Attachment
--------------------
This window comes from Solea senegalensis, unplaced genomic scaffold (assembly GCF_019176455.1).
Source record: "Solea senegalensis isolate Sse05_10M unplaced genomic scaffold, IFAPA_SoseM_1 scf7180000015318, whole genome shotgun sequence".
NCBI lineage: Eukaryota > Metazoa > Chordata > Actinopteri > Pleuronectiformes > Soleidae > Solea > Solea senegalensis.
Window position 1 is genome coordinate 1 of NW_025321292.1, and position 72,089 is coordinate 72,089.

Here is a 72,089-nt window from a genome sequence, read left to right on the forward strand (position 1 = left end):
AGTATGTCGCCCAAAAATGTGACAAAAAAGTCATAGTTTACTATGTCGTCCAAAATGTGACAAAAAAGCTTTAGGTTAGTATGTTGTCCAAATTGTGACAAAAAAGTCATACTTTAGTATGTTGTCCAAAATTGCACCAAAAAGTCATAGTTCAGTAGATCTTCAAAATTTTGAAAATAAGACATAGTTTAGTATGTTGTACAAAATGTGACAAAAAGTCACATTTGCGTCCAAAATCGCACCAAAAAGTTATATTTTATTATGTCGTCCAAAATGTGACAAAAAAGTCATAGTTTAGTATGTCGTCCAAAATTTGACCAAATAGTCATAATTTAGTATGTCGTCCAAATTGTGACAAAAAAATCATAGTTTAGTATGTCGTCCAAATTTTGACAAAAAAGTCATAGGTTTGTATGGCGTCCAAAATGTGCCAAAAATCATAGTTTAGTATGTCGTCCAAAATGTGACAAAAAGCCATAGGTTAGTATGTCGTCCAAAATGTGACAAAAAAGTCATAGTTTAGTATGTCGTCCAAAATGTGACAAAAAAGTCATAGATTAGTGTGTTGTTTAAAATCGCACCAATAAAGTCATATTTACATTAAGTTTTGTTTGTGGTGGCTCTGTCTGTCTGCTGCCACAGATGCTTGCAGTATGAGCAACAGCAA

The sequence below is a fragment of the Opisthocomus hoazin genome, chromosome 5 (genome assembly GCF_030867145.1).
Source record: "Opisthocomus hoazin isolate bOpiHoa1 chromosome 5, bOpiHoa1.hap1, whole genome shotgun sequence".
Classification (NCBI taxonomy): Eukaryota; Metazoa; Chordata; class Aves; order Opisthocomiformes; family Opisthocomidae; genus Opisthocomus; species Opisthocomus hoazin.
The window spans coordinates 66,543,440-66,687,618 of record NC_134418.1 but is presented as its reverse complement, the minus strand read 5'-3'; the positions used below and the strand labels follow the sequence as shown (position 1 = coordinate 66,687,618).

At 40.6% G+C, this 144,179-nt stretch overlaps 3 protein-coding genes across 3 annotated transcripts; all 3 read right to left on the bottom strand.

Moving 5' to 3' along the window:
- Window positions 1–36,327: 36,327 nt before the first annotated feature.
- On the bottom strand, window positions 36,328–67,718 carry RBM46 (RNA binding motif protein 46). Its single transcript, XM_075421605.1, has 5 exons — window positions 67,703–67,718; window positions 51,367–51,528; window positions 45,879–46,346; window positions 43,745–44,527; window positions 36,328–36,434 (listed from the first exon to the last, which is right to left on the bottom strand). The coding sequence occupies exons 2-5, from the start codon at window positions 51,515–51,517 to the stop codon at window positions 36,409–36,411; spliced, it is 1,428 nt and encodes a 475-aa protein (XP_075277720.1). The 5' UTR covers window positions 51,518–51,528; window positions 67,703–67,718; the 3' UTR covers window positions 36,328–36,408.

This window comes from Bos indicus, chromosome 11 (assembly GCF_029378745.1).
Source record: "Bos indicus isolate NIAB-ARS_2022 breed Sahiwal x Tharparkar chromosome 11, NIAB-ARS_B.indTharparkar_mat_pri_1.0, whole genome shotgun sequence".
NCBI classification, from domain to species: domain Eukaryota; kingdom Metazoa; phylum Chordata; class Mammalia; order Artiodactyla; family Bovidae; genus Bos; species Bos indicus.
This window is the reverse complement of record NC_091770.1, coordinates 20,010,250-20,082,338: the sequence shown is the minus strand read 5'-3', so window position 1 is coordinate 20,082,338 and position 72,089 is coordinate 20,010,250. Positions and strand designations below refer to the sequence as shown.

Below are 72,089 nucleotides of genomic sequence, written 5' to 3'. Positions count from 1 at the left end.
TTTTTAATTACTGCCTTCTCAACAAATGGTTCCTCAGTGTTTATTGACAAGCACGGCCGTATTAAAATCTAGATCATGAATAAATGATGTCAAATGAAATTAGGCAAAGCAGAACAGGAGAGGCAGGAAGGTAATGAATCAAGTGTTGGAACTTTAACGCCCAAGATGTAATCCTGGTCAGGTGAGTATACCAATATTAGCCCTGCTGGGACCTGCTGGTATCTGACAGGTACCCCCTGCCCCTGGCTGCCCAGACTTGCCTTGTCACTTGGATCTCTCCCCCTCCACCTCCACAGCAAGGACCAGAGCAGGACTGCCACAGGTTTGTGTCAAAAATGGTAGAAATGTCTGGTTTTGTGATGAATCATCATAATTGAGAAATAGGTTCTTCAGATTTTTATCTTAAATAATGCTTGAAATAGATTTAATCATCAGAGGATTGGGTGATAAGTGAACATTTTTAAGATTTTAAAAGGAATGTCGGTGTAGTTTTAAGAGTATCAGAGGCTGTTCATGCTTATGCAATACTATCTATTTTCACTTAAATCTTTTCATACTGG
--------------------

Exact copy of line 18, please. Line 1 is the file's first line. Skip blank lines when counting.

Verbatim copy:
This window is the reverse complement of record NC_091770.1, coordinates 20,010,250-20,082,338: the sequence shown is the minus strand read 5'-3', so window position 1 is coordinate 20,082,338 and position 72,089 is coordinate 20,010,250. Positions and strand designations below refer to the sequence as shown.